Henry Moore (1898-1986)
Artist's Resale Right ("Droit de Suite"). Artist's… Read more MASTERWORKS FROM A DISTINGUISHED EUROPEAN COLLECTION
Henry Moore (1898-1986)

Two Piece Reclining Figure No. 4

Henry Moore (1898-1986)
Two Piece Reclining Figure No. 4
signed and numbered 'Moore 0/8' (on the top of the base); stamped with the foundry mark 'CIRE PERDUE Morris Singer FOUNDERS LONDON' (on the side of the base)
bronze with green patina
Length (including base): 42 7/8 in. (109 cm.)
Width (including base): 23 1/4 in. (59 cm.)
Height (including base): 29 1/2 in. (75 cm.)
Conceived in 1961 and cast in an edition of eight plus one
Mary Moore (the artist's daughter).
Marlborough Gallery, London.
Vanthournout Collection, Belgium, by whom acquired from the above in the 1960s; sale, Sotheby's, New York, 7 November 2006, lot 77.
Acquired at the above sale by the present owner.
I. Jianou, Henry Moore, Paris, 1968, no. 464, p. 99 (another cast illustrated).
R. Melville, Henry Moore, Brussels, 1971, no. 622-24 (another cast illustrated).
G. di San Lazzaro, Homage to Henry Moore, Special issue of the XX Siècle Review, Paris, 1972, p. 76 (another cast illustrated p. 71).
Exh. cat., Henry Moore, The Reclining Figure, Columbus Museum of Art, 1984, no. 44 (another cast illustrated p. 75 and on the cover).
A. Bowness & H. Read, Henry Moore, Sculpture and Drawings, vol. 3, Sculpture, 1955-64, London, 1986, no. 479 (another cast illustrated pls. 112-115 ).
Special notice

Artist's Resale Right ("Droit de Suite"). Artist's Resale Right Regulations 2006 apply to this lot, the buyer agrees to pay us an amount equal to the resale royalty provided for in those Regulations, and we undertake to the buyer to pay such amount to the artist's collection agent.

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Anna Povejsilova
Anna Povejsilova

Lot Essay

‘I realised what an advantage a separated two-part composition could have in relating figures to landscape. Knees and breasts are mountains. Once these two parts become separated, you don’t expect it to be a naturalistic figure; therefore you can justifiably make it like a landscape or a rock’ (Moore, quoted in A. Wilkinson, ed., Henry Moore: Writings and Conversations, Aldershot, 2002, p. 288).

Two Piece Reclining Figure No. 4, executed in 1961, demonstrates the boldly innovative step Moore took at the end of the 1950s and early 1960s, in splitting the reclining figure into two separate parts. One of the central themes of Moore’s work, the reclining figure allowed him freedom to experiment with space and form and provided inexhaustible inspiration. As he said of his repeated use of this motif, ‘The subject matter is given. It’s settled for you, and you know it and like it, so that within it, within the subject that you’ve done a dozen times before, you are free to invent a completely new form-idea’ (Moore, quoted in ibid., p. 212).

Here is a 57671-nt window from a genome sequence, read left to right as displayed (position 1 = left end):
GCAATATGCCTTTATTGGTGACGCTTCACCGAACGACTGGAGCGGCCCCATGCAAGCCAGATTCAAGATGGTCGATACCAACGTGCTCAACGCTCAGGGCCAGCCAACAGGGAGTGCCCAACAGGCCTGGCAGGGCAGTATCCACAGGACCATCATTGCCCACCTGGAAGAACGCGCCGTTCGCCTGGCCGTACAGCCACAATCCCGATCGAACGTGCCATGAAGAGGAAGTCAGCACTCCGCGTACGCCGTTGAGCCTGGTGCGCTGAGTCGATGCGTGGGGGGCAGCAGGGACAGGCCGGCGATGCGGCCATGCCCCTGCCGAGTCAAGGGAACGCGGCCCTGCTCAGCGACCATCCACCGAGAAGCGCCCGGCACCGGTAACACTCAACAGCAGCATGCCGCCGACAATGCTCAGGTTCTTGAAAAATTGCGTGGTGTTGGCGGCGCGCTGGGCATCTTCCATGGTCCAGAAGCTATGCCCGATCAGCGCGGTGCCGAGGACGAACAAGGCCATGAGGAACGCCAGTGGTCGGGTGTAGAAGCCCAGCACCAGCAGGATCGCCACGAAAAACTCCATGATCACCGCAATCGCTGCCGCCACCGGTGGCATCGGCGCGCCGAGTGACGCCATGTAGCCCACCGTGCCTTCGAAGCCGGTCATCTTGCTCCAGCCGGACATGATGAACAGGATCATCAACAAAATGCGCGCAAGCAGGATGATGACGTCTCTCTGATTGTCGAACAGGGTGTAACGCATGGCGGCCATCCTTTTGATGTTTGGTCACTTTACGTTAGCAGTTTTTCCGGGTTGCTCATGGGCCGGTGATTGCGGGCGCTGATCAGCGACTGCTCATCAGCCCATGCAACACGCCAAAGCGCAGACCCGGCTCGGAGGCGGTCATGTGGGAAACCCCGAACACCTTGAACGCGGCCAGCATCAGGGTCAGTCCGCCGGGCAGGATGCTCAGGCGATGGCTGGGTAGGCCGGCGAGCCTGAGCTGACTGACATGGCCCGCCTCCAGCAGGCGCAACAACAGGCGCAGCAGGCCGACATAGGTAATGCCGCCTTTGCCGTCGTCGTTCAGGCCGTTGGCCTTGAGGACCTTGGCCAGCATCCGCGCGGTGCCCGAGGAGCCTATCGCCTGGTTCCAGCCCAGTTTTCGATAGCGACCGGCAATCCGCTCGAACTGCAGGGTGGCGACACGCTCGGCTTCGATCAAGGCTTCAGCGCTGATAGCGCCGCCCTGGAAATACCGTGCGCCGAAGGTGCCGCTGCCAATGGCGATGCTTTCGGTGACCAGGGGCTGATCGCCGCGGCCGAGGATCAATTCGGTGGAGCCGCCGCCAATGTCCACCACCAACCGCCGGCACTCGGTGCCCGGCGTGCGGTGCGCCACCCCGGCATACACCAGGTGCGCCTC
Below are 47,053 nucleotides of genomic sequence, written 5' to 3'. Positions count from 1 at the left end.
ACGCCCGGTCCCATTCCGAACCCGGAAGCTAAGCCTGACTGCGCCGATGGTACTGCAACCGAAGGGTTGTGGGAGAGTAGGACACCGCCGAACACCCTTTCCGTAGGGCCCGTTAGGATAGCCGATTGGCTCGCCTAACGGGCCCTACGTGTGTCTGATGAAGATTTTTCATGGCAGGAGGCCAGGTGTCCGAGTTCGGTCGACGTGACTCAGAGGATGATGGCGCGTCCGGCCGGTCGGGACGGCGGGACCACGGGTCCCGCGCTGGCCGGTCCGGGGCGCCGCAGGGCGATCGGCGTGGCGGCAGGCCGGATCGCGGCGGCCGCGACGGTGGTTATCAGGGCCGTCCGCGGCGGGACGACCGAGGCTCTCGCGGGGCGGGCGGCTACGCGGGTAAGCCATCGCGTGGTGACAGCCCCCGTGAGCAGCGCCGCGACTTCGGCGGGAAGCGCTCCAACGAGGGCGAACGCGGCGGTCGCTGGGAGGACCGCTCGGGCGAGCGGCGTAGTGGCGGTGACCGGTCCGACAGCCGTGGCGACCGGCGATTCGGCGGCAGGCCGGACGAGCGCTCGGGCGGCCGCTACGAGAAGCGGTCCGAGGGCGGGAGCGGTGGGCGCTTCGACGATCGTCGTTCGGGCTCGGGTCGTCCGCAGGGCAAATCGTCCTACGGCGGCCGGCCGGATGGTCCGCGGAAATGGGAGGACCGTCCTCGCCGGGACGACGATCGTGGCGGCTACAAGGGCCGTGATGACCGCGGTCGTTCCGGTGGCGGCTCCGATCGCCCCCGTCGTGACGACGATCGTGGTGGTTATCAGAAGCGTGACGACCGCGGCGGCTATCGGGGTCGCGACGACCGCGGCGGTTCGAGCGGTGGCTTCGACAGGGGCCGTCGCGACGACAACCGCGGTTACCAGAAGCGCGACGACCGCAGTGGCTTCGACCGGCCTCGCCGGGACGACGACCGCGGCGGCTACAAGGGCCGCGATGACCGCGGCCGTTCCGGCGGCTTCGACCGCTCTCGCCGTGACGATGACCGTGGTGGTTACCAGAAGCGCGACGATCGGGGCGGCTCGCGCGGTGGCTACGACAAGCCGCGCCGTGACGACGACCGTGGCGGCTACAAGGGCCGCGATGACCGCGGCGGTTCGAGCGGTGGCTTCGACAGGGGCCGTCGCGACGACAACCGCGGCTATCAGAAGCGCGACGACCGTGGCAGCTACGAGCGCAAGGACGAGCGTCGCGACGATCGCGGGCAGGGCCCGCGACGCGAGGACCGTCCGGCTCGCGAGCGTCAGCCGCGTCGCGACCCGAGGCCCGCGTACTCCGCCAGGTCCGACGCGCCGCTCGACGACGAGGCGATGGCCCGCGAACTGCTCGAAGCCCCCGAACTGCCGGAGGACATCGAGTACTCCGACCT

In Two Piece Reclining Figure No. 4, Moore takes this key subject and divides it into two distinct, biomorphically-shaped forms: the figure’s head and torso, and the figure’s outstretched legs. As early as 1934, Moore had experimented with multipartite figures, however it was not until 1959 that he began to boldly split the figure into these separate parts. Moore recognised the infinite visual possibilities this division engendered. He explained, ‘The front view doesn’t enable one to foresee the back view. As you move around it, the two parts overlap or they open up and there’s space between. Sculpture is like a journey. You have a different view as you return’ (Moore, quoted in ibid., p. 288). In Two Piece Reclining Figure No. 4, Moore has succeeded in creating a sculpture that is truly ‘in the round’. This division of form encourages these pieces to lose their original figural meaning, instead becoming abstract formations that take on wider associations; the empty spaces between the pieces become as much a part of the sculpture as the bronze forms themselves.

The rolling, biomorphic curves and rhythmic undulations of the figural forms in Two Piece Reclining Figure No. 4 evoke the organic, natural contours of the landscape. From certain viewpoints the shapes, hollows, and textured surface of the forms appear as rocks and rolling hills within a landscape, or a cave in the side of a coastal cliff. Human forms have become interchangeable with natural landscape formations. Moore had, by abstracting and distorting the horizontal human figure, discovered a harmonious equivalence between the natural contours of the landscape and human anatomy. Realising the expressive potential of this fusion Moore stated, ‘these sculptures are a mixture, an amalgamation of the human body with rock-forms and with landscape, and so like a metaphor in poetry giving to each element a new aspect, and perhaps a new meaning’ (Moore, quoted in ibid., p. 289). Two Piece Reclining Figure No. 4 is a poetic, visual expression of the analogy and shared organic vitality between the landscape and figurative representation. Imbued with a sense of majestic grandeur, Two Piece Reclining Figure No. 4 illustrates the great British sculptor’s unique ability to transform the reclining figure into a site of innovative expression.

Two Piece Reclining Figure No. 4 is part of an edition of nine, of which other casts are housed in the Albright-Knox Art Gallery, Buffalo; Stedelijk Museum, Amsterdam and City Art Gallery, Wakefield.

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